be filed within thirty days after the receipt by the
defendant, through service or otherwise, of a copy of the
initial pleading setting forth the claim for relief upon
which such action or proceeding is based, or within thirty
days after the service of the summons upon the defendant if
such initial pleading has then been filed in court and is not
required to be served on the defendant, whichever period is
Id. § 1446(b). This thirty day limitations
period for removal is mandatory and cannot be expanded by the
court. See Ogletree v. Barnes, 851 F.Supp. 184, 190
(E.D. Pa. 1994). The Court of Appeals has held that the term
“initial pleading” triggering the start of the
thirty-day removal period in § 1446(b) refers to the
complaint, as opposed to a summons or praecipe for writ of a
summons. Sikirica v. Nationwide Ins. Co., 416 F.3d
214, 222-23 (3d Cir. 2005), citing Murphy Bros. v.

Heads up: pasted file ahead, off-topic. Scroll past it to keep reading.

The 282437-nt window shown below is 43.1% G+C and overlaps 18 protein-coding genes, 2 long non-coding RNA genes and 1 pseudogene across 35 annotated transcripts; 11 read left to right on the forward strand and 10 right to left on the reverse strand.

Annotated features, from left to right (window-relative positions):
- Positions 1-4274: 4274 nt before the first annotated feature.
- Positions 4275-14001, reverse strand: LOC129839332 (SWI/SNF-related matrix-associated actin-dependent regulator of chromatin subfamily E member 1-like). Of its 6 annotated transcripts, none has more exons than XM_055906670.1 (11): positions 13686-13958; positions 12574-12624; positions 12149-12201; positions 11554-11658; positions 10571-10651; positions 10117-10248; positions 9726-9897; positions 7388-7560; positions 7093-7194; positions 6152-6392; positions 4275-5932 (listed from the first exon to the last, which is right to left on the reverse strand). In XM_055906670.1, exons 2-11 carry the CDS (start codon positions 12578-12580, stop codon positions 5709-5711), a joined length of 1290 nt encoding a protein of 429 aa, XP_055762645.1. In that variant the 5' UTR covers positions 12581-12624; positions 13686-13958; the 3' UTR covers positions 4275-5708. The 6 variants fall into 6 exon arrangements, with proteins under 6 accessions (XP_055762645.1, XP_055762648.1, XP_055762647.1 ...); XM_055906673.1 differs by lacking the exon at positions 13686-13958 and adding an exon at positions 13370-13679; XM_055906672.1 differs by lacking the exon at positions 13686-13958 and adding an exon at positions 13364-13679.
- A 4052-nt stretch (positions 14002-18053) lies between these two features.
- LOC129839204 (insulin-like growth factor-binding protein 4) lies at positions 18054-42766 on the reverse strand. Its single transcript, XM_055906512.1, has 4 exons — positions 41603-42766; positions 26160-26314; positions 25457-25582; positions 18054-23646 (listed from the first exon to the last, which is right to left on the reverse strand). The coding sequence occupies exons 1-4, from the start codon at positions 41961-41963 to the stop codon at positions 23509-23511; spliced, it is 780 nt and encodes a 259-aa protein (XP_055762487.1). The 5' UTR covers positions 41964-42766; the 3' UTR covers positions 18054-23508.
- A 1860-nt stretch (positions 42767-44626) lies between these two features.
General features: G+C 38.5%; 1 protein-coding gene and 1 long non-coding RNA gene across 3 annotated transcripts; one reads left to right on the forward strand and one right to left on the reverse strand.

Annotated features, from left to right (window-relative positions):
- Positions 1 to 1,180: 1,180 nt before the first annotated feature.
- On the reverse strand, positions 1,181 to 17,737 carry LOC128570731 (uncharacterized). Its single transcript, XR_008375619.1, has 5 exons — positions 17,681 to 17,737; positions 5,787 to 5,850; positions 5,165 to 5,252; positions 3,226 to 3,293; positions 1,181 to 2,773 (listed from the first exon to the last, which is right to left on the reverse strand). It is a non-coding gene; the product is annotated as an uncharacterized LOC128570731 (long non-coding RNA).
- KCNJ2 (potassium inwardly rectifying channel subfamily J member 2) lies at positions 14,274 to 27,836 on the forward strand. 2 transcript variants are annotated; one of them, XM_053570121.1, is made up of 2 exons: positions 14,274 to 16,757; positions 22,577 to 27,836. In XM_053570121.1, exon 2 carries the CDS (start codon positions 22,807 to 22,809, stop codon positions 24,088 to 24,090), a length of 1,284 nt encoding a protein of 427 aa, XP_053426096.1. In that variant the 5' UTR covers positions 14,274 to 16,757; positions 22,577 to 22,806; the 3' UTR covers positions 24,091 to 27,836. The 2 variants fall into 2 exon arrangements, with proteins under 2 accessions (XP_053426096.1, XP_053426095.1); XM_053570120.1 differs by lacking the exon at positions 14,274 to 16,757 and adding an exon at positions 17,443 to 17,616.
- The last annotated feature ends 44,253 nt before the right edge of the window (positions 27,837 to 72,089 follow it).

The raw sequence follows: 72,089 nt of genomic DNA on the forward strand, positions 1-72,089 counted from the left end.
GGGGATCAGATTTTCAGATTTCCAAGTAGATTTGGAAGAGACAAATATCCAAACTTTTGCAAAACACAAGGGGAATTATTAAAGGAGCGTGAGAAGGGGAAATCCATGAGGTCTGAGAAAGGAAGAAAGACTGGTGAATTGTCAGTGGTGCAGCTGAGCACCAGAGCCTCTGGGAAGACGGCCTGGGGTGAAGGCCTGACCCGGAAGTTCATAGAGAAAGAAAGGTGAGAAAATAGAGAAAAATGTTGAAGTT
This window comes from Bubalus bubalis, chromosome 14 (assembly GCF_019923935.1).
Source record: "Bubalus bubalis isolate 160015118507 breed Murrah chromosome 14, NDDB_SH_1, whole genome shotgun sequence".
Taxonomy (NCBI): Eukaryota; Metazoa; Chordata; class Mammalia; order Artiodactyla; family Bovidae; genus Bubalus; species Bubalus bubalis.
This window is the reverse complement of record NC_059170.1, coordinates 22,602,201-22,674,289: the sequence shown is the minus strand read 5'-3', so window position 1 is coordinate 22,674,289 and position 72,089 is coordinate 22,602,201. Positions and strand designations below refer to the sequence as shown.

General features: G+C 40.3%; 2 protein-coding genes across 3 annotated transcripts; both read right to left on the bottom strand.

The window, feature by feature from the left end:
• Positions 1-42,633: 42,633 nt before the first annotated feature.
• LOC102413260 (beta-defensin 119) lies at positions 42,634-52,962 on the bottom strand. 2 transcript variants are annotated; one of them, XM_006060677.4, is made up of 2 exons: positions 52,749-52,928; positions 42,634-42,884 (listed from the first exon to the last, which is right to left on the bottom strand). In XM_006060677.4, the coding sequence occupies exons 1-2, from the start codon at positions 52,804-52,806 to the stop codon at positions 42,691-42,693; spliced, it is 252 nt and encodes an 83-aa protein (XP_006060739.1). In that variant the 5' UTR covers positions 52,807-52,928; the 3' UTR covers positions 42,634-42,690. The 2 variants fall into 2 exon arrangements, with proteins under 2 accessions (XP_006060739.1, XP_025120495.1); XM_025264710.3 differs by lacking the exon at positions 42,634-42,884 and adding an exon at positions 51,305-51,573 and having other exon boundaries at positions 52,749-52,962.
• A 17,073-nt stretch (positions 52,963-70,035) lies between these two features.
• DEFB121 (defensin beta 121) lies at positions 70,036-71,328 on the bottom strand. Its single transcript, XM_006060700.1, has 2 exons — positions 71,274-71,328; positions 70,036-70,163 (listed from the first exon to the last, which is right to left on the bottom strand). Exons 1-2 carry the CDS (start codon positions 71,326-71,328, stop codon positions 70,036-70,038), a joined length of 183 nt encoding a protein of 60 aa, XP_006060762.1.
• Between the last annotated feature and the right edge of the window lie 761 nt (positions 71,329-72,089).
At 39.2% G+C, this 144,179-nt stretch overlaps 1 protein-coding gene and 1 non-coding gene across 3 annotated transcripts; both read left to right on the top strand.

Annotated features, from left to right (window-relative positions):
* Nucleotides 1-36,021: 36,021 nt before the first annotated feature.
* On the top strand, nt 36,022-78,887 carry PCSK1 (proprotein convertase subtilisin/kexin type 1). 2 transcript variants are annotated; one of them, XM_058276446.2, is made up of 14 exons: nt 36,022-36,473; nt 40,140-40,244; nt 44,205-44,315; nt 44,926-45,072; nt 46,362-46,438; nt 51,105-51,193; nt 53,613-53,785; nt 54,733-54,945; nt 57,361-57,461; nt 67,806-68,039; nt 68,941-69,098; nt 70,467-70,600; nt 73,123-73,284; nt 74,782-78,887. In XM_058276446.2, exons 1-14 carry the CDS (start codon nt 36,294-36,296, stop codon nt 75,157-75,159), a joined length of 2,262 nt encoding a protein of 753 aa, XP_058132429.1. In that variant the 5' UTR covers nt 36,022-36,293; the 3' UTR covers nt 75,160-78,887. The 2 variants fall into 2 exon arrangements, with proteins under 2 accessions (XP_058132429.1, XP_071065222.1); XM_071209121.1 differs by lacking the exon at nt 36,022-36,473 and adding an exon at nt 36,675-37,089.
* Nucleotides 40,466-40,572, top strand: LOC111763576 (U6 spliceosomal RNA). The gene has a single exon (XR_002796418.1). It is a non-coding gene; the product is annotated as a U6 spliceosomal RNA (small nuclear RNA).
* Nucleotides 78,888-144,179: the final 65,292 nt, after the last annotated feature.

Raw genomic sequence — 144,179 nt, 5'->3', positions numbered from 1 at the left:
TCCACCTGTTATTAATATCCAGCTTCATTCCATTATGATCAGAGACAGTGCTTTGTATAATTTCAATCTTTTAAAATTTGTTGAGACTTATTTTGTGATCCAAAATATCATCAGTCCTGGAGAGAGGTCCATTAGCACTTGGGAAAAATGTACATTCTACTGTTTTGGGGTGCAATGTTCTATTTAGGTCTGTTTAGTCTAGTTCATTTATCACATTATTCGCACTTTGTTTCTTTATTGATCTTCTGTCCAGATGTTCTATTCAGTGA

Michetti Pipe Stringing, 526 U.S. 344 (1999);
Polanco v. Coneqtec Universal, 474 F.Supp.2d 735,
737 (E.D. Pa. 2007). “Thus, removal is not proper until
a complaint has been served on the defendants.”
Campbell v. Oxford Elec., Inc., No. 07-541, 2007 WL
2011484, at *2 (E.D. Pa. Jul. 5, 2007). Proper service of
process, or a valid waiver, is required for the thirty day
clock to begin to run on removal rights. See Murphy
Bros., 526 U.S. at 350.
alleges that defendants' notice of removal is untimely on
its face. Specifically, plaintiff asserts that Pennsylvania
Rules of Civil Procedure 403 and 404 permit service outside
the Commonwealth to be effected by certified mail with a
return receipt requested. In accordance with these dictates,
plaintiff mailed the complaint to defendants in New York on
September 22, 2016 via certified mail, and the receipts were
Dated: September 26, 2016. Plaintiff then filed affidavits of
service on October 10, 2016 and October 13, 2016.
Nonetheless, defendants did not submit their notice of